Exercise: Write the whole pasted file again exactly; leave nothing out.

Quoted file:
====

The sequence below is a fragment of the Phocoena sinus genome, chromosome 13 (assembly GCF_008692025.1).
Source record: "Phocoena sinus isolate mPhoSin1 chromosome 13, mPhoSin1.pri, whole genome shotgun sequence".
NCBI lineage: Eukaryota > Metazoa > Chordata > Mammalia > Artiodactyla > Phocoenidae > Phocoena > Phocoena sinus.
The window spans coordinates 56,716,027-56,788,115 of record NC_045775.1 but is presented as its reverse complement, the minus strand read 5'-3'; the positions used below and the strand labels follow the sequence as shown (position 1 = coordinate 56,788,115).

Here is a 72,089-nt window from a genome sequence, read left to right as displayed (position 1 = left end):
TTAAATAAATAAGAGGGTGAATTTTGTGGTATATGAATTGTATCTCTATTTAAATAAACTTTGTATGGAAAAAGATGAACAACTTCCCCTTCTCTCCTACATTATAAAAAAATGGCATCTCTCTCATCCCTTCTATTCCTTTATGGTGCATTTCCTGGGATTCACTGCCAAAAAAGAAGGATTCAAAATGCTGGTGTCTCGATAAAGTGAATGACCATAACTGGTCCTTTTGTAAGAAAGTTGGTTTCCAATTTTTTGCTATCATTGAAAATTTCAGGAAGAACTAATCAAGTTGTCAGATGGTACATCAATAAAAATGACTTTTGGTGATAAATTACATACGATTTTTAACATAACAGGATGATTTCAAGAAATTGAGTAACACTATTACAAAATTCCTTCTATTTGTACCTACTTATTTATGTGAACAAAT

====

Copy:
The sequence below is a fragment of the Phocoena sinus genome, chromosome 13 (assembly GCF_008692025.1).
Source record: "Phocoena sinus isolate mPhoSin1 chromosome 13, mPhoSin1.pri, whole genome shotgun sequence".
NCBI lineage: Eukaryota > Metazoa > Chordata > Mammalia > Artiodactyla > Phocoenidae > Phocoena > Phocoena sinus.
The window spans coordinates 56,716,027-56,788,115 of record NC_045775.1 but is presented as its reverse complement, the minus strand read 5'-3'; the positions used below and the strand labels follow the sequence as shown (position 1 = coordinate 56,788,115).

Here is a 72,089-nt window from a genome sequence, read left to right as displayed (position 1 = left end):
TTAAATAAATAAGAGGGTGAATTTTGTGGTATATGAATTGTATCTCTATTTAAATAAACTTTGTATGGAAAAAGATGAACAACTTCCCCTTCTCTCCTACATTATAAAAAAATGGCATCTCTCTCATCCCTTCTATTCCTTTATGGTGCATTTCCTGGGATTCACTGCCAAAAAAGAAGGATTCAAAATGCTGGTGTCTCGATAAAGTGAATGACCATAACTGGTCCTTTTGTAAGAAAGTTGGTTTCCAATTTTTTGCTATCATTGAAAATTTCAGGAAGAACTAATCAAGTTGTCAGATGGTACATCAATAAAAATGACTTTTGGTGATAAATTACATACGATTTTTAACATAACAGGATGATTTCAAGAAATTGAGTAACACTATTACAAAATTCCTTCTATTTGTACCTACTTATTTATGTGAACAAAT